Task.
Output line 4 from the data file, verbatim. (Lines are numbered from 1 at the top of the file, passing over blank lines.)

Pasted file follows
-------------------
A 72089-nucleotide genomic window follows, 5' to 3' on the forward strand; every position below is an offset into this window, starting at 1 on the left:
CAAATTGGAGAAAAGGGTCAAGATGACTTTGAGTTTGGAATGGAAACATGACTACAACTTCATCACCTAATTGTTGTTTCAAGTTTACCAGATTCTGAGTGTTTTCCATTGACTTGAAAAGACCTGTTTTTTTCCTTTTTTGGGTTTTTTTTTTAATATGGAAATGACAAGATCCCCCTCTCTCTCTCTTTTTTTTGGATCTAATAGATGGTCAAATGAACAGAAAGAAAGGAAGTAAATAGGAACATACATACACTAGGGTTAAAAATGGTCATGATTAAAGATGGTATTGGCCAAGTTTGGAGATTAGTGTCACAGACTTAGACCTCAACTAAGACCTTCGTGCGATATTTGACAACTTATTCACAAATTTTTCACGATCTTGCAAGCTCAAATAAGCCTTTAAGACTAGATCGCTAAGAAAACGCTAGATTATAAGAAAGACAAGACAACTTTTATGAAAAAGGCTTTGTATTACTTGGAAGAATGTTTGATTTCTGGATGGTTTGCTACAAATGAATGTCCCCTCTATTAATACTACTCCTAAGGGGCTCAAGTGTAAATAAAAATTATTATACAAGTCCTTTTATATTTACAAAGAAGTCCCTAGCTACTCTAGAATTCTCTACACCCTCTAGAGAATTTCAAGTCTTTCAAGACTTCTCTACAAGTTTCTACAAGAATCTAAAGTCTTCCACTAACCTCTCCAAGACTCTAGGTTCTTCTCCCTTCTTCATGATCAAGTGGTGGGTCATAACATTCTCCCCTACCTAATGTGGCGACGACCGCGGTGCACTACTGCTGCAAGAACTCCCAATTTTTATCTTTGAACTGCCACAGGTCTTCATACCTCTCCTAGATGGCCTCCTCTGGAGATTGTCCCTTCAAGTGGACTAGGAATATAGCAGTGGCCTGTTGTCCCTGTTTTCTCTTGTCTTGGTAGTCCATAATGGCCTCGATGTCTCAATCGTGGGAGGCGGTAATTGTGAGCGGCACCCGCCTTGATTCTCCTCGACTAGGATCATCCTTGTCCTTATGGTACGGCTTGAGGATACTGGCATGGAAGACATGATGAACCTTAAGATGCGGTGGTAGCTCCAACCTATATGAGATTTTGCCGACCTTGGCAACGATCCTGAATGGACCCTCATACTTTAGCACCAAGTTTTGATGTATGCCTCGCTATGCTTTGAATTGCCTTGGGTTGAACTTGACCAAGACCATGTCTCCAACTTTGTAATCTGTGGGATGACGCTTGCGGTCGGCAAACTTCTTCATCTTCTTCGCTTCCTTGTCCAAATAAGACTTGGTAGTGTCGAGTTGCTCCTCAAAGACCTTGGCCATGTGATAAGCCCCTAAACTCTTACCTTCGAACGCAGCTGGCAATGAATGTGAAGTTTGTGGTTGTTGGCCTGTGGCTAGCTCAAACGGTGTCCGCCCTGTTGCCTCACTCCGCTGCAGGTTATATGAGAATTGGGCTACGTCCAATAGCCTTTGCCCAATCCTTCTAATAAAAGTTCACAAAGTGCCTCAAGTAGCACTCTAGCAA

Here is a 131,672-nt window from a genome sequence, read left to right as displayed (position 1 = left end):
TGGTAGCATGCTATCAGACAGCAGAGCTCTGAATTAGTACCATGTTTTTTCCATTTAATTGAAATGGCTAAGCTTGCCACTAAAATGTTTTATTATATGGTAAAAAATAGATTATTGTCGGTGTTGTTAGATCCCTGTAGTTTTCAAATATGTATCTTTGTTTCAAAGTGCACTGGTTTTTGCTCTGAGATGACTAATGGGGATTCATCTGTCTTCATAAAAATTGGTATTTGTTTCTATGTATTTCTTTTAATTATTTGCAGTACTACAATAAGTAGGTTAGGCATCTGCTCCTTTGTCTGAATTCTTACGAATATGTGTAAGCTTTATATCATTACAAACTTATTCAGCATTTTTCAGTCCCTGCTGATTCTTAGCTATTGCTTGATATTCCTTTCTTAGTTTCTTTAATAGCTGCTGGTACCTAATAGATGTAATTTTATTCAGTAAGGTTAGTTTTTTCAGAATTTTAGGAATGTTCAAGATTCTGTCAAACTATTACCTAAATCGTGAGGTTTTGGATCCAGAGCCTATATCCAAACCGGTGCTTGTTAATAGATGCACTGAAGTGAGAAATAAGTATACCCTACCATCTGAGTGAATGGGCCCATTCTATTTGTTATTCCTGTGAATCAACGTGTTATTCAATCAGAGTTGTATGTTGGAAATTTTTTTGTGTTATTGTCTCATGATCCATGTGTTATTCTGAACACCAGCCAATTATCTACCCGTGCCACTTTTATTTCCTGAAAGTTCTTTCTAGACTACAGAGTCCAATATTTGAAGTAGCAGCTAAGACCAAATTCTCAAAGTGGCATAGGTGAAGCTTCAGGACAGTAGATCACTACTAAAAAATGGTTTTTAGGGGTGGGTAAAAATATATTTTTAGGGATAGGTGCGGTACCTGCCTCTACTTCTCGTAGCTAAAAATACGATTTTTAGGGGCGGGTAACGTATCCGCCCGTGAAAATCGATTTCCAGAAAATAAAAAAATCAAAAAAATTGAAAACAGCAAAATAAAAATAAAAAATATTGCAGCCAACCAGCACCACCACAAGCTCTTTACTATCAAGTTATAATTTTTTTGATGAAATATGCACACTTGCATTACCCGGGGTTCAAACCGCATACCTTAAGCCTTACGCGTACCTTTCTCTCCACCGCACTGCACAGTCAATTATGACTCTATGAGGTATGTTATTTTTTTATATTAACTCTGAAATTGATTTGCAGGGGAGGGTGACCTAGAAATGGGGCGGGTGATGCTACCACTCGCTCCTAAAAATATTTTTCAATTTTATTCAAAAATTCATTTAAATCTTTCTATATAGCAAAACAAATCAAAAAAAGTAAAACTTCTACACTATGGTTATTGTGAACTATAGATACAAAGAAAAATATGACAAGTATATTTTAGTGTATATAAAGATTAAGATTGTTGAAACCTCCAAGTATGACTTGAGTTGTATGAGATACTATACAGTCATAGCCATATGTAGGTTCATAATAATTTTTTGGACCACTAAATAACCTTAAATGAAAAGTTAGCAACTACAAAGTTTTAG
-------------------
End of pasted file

TGGTAGCATGCTATCAGACAGCAGAGCTCTGAATTAGTACCATGTTTTTTCCATTTAATTGAAATGGCTAAGCTTGCCACTAAAATGTTTTATTATATGGTAAAAAATAGATTATTGTCGGTGTTGTTAGATCCCTGTAGTTTTCAAATATGTATCTTTGTTTCAAAGTGCACTGGTTTTTGCTCTGAGATGACTAATGGGGATTCATCTGTCTTCATAAAAATTGGTATTTGTTTCTATGTATTTCTTTTAATTATTTGCAGTACTACAATAAGTAGGTTAGGCATCTGCTCCTTTGTCTGAATTCTTACGAATATGTGTAAGCTTTATATCATTACAAACTTATTCAGCATTTTTCAGTCCCTGCTGATTCTTAGCTATTGCTTGATATTCCTTTCTTAGTTTCTTTAATAGCTGCTGGTACCTAATAGATGTAATTTTATTCAGTAAGGTTAGTTTTTTCAGAATTTTAGGAATGTTCAAGATTCTGTCAAACTATTACCTAAATCGTGAGGTTTTGGATCCAGAGCCTATATCCAAACCGGTGCTTGTTAATAGATGCACTGAAGTGAGAAATAAGTATACCCTACCATCTGAGTGAATGGGCCCATTCTATTTGTTATTCCTGTGAATCAACGTGTTATTCAATCAGAGTTGTATGTTGGAAATTTTTTTGTGTTATTGTCTCATGATCCATGTGTTATTCTGAACACCAGCCAATTATCTACCCGTGCCACTTTTATTTCCTGAAAGTTCTTTCTAGACTACAGAGTCCAATATTTGAAGTAGCAGCTAAGACCAAATTCTCAAAGTGGCATAGGTGAAGCTTCAGGACAGTAGATCACTACTAAAAAATGGTTTTTAGGGGTGGGTAAAAATATATTTTTAGGGATAGGTGCGGTACCTGCCTCTACTTCTCGTAGCTAAAAATACGATTTTTAGGGGCGGGTAACGTATCCGCCCGTGAAAATCGATTTCCAGAAAATAAAAAAATCAAAAAAATTGAAAACAGCAAAATAAAAATAAAAAATATTGCAGCCAACCAGCACCACCACAAGCTCTTTACTATCAAGTTATAATTTTTTTGATGAAATATGCACACTTGCATTACCCGGGGTTCAAACCGCATACCTTAAGCCTTACGCGTACCTTTCTCTCCACCGCACTGCACAGTCAATTATGACTCTATGAGGTATGTTATTTTTTTATATTAACTCTGAAATTGATTTGCAGGGGAGGGTGACCTAGAAATGGGGCGGGTGATGCTACCACTCGCTCCTAAAAATATTTTTCAATTTTATTCAAAAATTCATTTAAATCTTTCTATATAGCAAAACAAATCAAAAAAAGTAAAACTTCTACACTATGGTTATTGTGAACTATAGATACAAAGAAAAATATGACAAGTATATTTTAGTGTATATAAAGATTAAGATTGTTGAAACCTCCAAGTATGACTTGAGTTGTATGAGATACTATACAGTCATAGCCATATGTAGGTTCATAATAATTTTTTGGACCACTAAATAACCTTAAATGAAAAGTTAGCAACTACAAAGTTTTAG